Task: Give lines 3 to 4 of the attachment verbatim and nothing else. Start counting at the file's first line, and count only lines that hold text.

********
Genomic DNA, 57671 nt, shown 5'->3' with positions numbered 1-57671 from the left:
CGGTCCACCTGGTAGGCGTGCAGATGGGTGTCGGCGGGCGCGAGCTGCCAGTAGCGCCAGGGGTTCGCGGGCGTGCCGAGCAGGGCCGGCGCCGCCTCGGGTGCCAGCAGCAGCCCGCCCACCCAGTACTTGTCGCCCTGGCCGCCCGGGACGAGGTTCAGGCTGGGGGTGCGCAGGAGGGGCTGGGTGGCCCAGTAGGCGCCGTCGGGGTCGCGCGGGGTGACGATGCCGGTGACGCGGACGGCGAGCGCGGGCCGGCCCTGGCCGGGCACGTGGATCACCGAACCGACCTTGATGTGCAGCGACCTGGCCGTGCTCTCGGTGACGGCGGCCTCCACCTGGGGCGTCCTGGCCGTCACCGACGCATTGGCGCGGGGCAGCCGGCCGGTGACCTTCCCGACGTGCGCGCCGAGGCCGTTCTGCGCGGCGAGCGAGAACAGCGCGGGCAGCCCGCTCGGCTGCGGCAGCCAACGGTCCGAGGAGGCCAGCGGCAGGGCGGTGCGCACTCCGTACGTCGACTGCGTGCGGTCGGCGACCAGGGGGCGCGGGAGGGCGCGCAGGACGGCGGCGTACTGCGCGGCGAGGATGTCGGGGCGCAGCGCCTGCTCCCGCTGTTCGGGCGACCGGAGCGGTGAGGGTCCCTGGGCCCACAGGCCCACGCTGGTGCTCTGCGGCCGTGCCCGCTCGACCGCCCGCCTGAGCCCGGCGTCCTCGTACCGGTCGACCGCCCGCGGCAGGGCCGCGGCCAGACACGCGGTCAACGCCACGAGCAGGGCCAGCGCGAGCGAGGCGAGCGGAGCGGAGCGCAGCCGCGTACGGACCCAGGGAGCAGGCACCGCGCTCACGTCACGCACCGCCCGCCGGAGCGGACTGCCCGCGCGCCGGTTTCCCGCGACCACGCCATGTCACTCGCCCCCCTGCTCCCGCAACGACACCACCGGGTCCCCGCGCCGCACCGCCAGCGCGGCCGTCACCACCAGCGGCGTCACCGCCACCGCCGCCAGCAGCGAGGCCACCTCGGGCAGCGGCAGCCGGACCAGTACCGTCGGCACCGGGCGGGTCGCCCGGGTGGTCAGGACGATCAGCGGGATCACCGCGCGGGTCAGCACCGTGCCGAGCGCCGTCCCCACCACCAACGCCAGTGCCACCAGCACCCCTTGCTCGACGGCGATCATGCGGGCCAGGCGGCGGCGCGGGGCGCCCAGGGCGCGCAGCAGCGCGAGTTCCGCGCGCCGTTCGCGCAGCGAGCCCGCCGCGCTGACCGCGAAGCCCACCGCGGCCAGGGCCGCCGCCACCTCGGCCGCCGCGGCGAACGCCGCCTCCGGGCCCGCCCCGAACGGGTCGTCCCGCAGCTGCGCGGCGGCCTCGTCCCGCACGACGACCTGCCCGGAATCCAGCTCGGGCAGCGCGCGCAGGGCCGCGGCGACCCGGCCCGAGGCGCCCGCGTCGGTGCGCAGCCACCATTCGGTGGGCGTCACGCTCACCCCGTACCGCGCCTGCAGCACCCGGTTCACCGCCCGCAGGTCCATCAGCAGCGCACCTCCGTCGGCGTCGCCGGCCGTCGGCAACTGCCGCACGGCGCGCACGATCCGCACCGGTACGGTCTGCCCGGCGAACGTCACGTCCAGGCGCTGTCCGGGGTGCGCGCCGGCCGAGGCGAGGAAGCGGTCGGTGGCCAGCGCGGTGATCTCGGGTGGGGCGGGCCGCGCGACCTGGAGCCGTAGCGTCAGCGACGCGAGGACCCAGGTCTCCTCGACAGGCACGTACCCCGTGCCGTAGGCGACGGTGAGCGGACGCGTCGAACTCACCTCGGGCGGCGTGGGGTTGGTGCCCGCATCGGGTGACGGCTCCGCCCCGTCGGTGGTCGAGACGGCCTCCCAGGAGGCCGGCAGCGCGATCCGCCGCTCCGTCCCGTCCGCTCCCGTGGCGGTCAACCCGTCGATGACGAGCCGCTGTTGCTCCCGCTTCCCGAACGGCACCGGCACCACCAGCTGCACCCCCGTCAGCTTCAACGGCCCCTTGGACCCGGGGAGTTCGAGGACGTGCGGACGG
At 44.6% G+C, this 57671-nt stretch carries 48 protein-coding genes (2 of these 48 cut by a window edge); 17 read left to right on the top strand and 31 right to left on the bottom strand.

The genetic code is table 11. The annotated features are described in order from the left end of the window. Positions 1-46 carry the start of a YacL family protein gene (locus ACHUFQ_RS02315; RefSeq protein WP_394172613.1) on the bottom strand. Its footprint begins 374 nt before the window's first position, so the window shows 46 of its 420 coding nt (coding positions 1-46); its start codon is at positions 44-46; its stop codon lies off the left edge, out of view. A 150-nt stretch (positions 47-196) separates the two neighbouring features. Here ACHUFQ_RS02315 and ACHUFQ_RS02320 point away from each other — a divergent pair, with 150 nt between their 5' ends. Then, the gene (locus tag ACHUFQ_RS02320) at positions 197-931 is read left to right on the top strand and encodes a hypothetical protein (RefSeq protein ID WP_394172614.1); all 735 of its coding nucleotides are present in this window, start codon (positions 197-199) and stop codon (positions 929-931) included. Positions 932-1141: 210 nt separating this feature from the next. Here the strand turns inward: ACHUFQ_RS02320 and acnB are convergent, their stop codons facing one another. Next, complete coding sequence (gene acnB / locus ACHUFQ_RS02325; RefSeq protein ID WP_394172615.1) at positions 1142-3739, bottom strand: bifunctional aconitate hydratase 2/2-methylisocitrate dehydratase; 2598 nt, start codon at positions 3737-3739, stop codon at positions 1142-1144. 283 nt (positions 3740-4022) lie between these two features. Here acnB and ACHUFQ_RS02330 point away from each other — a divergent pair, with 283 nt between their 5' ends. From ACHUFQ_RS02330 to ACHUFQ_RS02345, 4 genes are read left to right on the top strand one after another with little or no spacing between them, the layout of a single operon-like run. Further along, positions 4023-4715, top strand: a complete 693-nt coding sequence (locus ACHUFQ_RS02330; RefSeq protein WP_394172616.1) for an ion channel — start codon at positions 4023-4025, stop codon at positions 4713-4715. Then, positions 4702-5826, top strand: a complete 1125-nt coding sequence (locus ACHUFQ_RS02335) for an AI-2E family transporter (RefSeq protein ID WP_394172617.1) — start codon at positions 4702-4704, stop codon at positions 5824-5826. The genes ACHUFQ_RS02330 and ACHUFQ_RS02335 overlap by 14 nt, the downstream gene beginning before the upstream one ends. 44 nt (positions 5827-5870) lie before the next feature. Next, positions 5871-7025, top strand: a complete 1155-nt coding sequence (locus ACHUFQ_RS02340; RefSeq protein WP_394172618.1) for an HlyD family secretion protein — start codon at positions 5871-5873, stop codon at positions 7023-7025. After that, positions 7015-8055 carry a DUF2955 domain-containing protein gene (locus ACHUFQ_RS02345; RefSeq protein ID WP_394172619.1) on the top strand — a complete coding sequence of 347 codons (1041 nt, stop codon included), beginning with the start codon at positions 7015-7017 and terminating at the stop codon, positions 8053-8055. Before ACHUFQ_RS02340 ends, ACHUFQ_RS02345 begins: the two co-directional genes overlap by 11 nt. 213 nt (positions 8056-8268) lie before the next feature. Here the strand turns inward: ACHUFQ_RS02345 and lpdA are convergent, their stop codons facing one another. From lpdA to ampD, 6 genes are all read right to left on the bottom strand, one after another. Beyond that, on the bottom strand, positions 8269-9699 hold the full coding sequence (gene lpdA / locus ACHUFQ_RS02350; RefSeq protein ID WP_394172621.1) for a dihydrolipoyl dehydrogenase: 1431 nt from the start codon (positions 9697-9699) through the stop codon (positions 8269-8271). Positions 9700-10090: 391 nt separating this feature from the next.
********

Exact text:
At 44.6% G+C, this 57671-nt stretch carries 48 protein-coding genes (2 of these 48 cut by a window edge); 17 read left to right on the top strand and 31 right to left on the bottom strand.

The genetic code is table 11. The annotated features are described in order from the left end of the window. Positions 1-46 carry the start of a YacL family protein gene (locus ACHUFQ_RS02315; RefSeq protein WP_394172613.1) on the bottom strand. Its footprint begins 374 nt before the window's first position, so the window shows 46 of its 420 coding nt (coding positions 1-46); its start codon is at positions 44-46; its stop codon lies off the left edge, out of view. A 150-nt stretch (positions 47-196) separates the two neighbouring features. Here ACHUFQ_RS02315 and ACHUFQ_RS02320 point away from each other — a divergent pair, with 150 nt between their 5' ends. Then, the gene (locus tag ACHUFQ_RS02320) at positions 197-931 is read left to right on the top strand and encodes a hypothetical protein (RefSeq protein ID WP_394172614.1); all 735 of its coding nucleotides are present in this window, start codon (positions 197-199) and stop codon (positions 929-931) included. Positions 932-1141: 210 nt separating this feature from the next. Here the strand turns inward: ACHUFQ_RS02320 and acnB are convergent, their stop codons facing one another. Next, complete coding sequence (gene acnB / locus ACHUFQ_RS02325; RefSeq protein ID WP_394172615.1) at positions 1142-3739, bottom strand: bifunctional aconitate hydratase 2/2-methylisocitrate dehydratase; 2598 nt, start codon at positions 3737-3739, stop codon at positions 1142-1144. 283 nt (positions 3740-4022) lie between these two features. Here acnB and ACHUFQ_RS02330 point away from each other — a divergent pair, with 283 nt between their 5' ends. From ACHUFQ_RS02330 to ACHUFQ_RS02345, 4 genes are read left to right on the top strand one after another with little or no spacing between them, the layout of a single operon-like run. Further along, positions 4023-4715, top strand: a complete 693-nt coding sequence (locus ACHUFQ_RS02330; RefSeq protein WP_394172616.1) for an ion channel — start codon at positions 4023-4025, stop codon at positions 4713-4715. Then, positions 4702-5826, top strand: a complete 1125-nt coding sequence (locus ACHUFQ_RS02335) for an AI-2E family transporter (RefSeq protein ID WP_394172617.1) — start codon at positions 4702-4704, stop codon at positions 5824-5826. The genes ACHUFQ_RS02330 and ACHUFQ_RS02335 overlap by 14 nt, the downstream gene beginning before the upstream one ends. 44 nt (positions 5827-5870) lie before the next feature. Next, positions 5871-7025, top strand: a complete 1155-nt coding sequence (locus ACHUFQ_RS02340; RefSeq protein WP_394172618.1) for an HlyD family secretion protein — start codon at positions 5871-5873, stop codon at positions 7023-7025. After that, positions 7015-8055 carry a DUF2955 domain-containing protein gene (locus ACHUFQ_RS02345; RefSeq protein ID WP_394172619.1) on the top strand — a complete coding sequence of 347 codons (1041 nt, stop codon included), beginning with the start codon at positions 7015-7017 and terminating at the stop codon, positions 8053-8055. Before ACHUFQ_RS02340 ends, ACHUFQ_RS02345 begins: the two co-directional genes overlap by 11 nt. 213 nt (positions 8056-8268) lie before the next feature. Here the strand turns inward: ACHUFQ_RS02345 and lpdA are convergent, their stop codons facing one another. From lpdA to ampD, 6 genes are all read right to left on the bottom strand, one after another. Beyond that, on the bottom strand, positions 8269-9699 hold the full coding sequence (gene lpdA / locus ACHUFQ_RS02350; RefSeq protein ID WP_394172621.1) for a dihydrolipoyl dehydrogenase: 1431 nt from the start codon (positions 9697-9699) through the stop codon (positions 8269-8271). Positions 9700-10090: 391 nt separating this feature from the next.